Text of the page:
SRT can’t accommodate high packet loss rates. SRT actually includes bandwidth overhead and latency buffer settings to accommodate different packet loss scenarios. He advised, “Bandwidth overhead is the extra bandwidth needed to resend packets in the event of packet loss. The latency buffer can also be adjusted for packet loss by considering the total round-trip time (RTT) of the network connection as well as the amount of packet loss present at a given time.
“When streaming over a network connection with low packet loss and a short RTT, the SRT latency buffer setting should be kept as low as possible with the bandwidth header used for packet retransmission. If packet loss is high, at 30% for example, then the bandwidth overhead should be lowered to prevent congestion, and the latency buffer increased for more robust packet loss recovery. By correctly adjusting the bandwidth overhead and latency buffer settings, SRT can reliably stream over networks with extreme levels of packet loss.”
Peter Maag, Chief Marketing Officer and EVP Strategic Partnerships at Haivision
SRT can’t support higher bitrate values. The maximum default bitrate limit value for SRT is one gigabit per second in order to prevent a stream from congesting an IP network. “But it can be set to an even higher value if needed,” said Peter.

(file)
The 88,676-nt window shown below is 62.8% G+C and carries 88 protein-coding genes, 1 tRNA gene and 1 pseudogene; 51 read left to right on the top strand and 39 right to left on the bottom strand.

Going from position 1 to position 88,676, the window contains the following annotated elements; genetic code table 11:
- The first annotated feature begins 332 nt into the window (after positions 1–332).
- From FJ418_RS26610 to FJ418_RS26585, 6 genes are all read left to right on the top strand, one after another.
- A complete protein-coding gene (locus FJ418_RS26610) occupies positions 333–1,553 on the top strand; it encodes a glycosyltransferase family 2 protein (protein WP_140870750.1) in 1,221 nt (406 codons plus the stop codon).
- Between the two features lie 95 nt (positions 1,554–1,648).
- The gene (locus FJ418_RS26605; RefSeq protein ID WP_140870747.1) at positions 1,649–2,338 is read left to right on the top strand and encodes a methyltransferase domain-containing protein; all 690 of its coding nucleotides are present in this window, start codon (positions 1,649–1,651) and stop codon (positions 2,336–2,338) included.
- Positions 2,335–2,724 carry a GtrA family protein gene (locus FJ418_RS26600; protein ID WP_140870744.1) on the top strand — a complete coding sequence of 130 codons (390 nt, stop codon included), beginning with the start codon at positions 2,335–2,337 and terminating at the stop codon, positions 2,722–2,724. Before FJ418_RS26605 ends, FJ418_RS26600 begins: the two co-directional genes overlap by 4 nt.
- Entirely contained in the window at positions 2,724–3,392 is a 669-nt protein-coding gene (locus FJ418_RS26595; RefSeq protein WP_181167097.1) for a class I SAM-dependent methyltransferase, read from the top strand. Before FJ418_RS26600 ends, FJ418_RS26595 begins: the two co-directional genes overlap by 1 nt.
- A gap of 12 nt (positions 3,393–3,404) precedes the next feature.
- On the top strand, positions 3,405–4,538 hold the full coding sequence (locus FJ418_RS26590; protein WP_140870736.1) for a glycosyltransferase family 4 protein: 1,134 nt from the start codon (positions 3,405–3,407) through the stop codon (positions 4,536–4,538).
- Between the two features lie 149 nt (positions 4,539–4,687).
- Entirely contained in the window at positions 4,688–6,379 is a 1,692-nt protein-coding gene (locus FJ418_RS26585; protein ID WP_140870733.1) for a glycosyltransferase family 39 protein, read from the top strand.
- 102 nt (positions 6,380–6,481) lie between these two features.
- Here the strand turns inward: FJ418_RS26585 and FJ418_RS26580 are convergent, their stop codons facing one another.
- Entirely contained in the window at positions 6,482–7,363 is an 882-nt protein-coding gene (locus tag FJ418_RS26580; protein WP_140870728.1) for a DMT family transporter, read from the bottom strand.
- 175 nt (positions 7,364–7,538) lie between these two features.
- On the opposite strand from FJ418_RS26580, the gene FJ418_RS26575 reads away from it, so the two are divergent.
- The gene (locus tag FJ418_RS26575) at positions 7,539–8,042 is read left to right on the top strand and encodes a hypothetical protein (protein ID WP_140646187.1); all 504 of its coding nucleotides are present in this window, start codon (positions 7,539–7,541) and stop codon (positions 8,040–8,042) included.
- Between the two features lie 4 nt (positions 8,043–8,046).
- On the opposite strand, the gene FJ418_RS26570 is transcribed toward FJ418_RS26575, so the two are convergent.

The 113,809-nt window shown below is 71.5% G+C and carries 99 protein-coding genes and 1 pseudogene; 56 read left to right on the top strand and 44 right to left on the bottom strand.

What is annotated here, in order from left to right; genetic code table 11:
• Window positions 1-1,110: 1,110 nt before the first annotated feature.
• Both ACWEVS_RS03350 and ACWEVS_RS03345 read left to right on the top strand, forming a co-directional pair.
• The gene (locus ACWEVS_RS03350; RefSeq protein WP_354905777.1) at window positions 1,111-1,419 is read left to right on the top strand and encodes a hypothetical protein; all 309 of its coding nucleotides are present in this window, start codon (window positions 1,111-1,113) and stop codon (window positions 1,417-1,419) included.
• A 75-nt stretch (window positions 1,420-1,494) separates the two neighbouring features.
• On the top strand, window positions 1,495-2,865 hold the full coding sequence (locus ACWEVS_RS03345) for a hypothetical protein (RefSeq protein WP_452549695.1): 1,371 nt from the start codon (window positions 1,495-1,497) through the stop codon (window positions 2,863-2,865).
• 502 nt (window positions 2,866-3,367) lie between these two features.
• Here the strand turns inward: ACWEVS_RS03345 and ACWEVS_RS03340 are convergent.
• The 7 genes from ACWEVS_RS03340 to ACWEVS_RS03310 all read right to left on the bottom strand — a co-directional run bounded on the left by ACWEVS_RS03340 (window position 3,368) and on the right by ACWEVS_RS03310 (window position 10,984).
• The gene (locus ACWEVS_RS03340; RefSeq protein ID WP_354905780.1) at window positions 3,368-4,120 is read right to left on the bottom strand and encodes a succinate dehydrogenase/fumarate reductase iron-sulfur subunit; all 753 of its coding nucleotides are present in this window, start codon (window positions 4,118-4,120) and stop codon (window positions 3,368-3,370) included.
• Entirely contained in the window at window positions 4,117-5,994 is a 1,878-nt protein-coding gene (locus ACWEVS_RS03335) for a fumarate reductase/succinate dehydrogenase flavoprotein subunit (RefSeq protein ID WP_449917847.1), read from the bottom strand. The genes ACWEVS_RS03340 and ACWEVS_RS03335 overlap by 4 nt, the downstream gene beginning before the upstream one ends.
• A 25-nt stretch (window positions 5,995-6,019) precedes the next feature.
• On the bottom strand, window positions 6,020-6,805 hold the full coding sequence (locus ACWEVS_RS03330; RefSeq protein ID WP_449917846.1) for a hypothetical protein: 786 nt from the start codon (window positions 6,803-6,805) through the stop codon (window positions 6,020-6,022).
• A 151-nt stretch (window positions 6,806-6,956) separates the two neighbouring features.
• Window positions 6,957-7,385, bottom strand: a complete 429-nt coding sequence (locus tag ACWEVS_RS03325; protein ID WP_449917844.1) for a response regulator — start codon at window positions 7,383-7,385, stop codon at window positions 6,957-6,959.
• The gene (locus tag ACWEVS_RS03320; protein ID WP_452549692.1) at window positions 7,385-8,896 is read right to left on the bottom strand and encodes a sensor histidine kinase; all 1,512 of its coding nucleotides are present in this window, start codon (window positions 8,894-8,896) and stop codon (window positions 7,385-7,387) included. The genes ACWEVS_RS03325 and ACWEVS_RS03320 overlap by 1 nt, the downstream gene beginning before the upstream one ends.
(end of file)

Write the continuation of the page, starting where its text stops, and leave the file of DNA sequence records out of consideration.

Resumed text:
“Typically, users will lower the maximum bitrate to the amount equivalent to double the bitrate of the SRT stream. For example, if the SRT stream is transporting HD content at 10 Mbps, the maximum bitrate might be set to 20 Mbps. For lightly compressed primary contribution content or 4K video at 50 Mbps, the maximum bitrate can be 100 Mbps, while for highly compressed streams over a bandwidth-constrained network, the maximum bitrate should be set much lower.”
SRT is hard to implement and use. “From a developer perspective, we have assembled SRT in a simple code package (stransmit, available on GitHub), that some developers/manufacturers have implemented in their solutions within hours,” he said. “This simplicity of integration is one of the prime reasons SRT has been adopted so rapidly and so broadly. From a user perspective, SRT is actually much simpler to manage than other streaming protocols as it natively has a special ability that most others do not – getting live video through firewalls.” www.haivision.com